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Defending life
from conception to natural death


News, 23 October 2001

23 October 2001

The student union at Sheffield University in England has been forced to climb down over its decision to block the establishment of a university pro-life society. The union had refused to allow an official pro-life society on the basis that it would contravene policies against "discrimination, harassment and intimidation" [see news digest for 21 May 2001], but the union has now admitted that its actions were illegal. Tom Rogers, president of the pro-life society in Sheffield, said: "Naturally we are very pleased to have been vindicated ... I never fail to be astounded by the lengths some will go to in order to silence any defence of the unborn." [Student LifeNet media release, 22 October]

Scientists in the United States are trying to create human embryos by parthenogenesis to provide a source of stem cells. The technique involves the coaxing of unfertilised eggs to grow into early embryos without the introduction of sperm. The Times newspaper in Britain reports that the embryos "would be incapable of developing into children" but this assertion is rejected by the Southern Cross Bioethics Institute in Australia. A spokesperson points out that Dr Jerry Hall and Dr Yan-Ling Feng in Los Angeles have managed to make eggs duplicate their own chromosomes to create the number needed to start cell division. This means that each new embryo generated through parthenogenesis would have a full compliment of 46 chromosomes and would be an individual human being. Parthenogenesis is, therefore, a form of cloning. There is no reason why such embryos should not be able to live into adulthood, other than that the technique involved is currently flawed and undeveloped. The spokesperson adds that the embryos would have to live for at least five or six days in order for the inner cell mass to develop. It is from this that stem cells are extracted. In the UK, the Human Fertilisation and Embryology Authority has said that the creation of human embryos by parthenogenesis for so-called therapeutic uses would be legal. [The Times and Adelaide Advertiser, 23 October]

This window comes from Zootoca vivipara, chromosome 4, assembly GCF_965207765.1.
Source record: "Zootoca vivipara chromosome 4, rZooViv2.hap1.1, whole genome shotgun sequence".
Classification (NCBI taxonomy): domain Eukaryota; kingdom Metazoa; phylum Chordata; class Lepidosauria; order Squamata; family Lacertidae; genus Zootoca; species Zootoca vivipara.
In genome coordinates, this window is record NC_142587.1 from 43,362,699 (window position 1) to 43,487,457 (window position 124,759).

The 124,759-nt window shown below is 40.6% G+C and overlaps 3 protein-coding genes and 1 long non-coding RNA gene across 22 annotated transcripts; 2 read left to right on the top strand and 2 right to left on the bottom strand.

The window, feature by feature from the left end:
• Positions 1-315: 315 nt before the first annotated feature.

Members of the British House of Lords have called on the government to stop funding organisations complicit in China's one-child policy and other coercive population control programmes, citing the United Nations Population Fund and the International Planned Parenthood Federation. Moving an amendment last week to the International Development bill, Conservative peer Baroness Cox, an evangelical Christian, said: "British taxpayers' money is giving financial sustenance to the coercive one-child policy. The evidence shows that in China today, British taxpayers' money may be being used to promote forced abortion and sterilisation." [House of Lords Hansard, 18 October]

A French court ruling which seems to give disabled people a right to be aborted has reportedly sparked heated controversy. After 13 years of litigation, France's highest court recently awarded damages not only to the mother of an 18-year-old handicapped man for his so-called wrongful birth, but also to the man himself. Nicholas Perruche is severely disabled because his mother contracted German measles during pregnancy. Mr Perruche's mother says that she would have had an abortion if her measles had been confirmed, but doctors failed to diagnose it. Medics, ethicists and advocacy groups for the handicapped have expressed concerns about the implications of the ruling. Jean Hauser, professor of family law at the university of Bordeaux, said that, if doctors were to be held responsible for the condition of babies they allowed to be born, they would be more likely to recommend abortions at the first suspicion of abnormality. [New York Times, via Orange County Register, 21 October]

A British rock band has released a recording of a song about the abortifacient morning-after pill. The track by Turin Brakes [who have been nominated for the music magazine Q's best newcomer award] is entitled "72". Speaking on BBC Radio 1, two members of the group explained: "It's about the 72 hours after the romantic interlude with somebody that you have to find the morning-after pill. We just thought it was kind of a funny, modern thing everyone we know in the whole world has been through at least once." [Ananova, 17 October]

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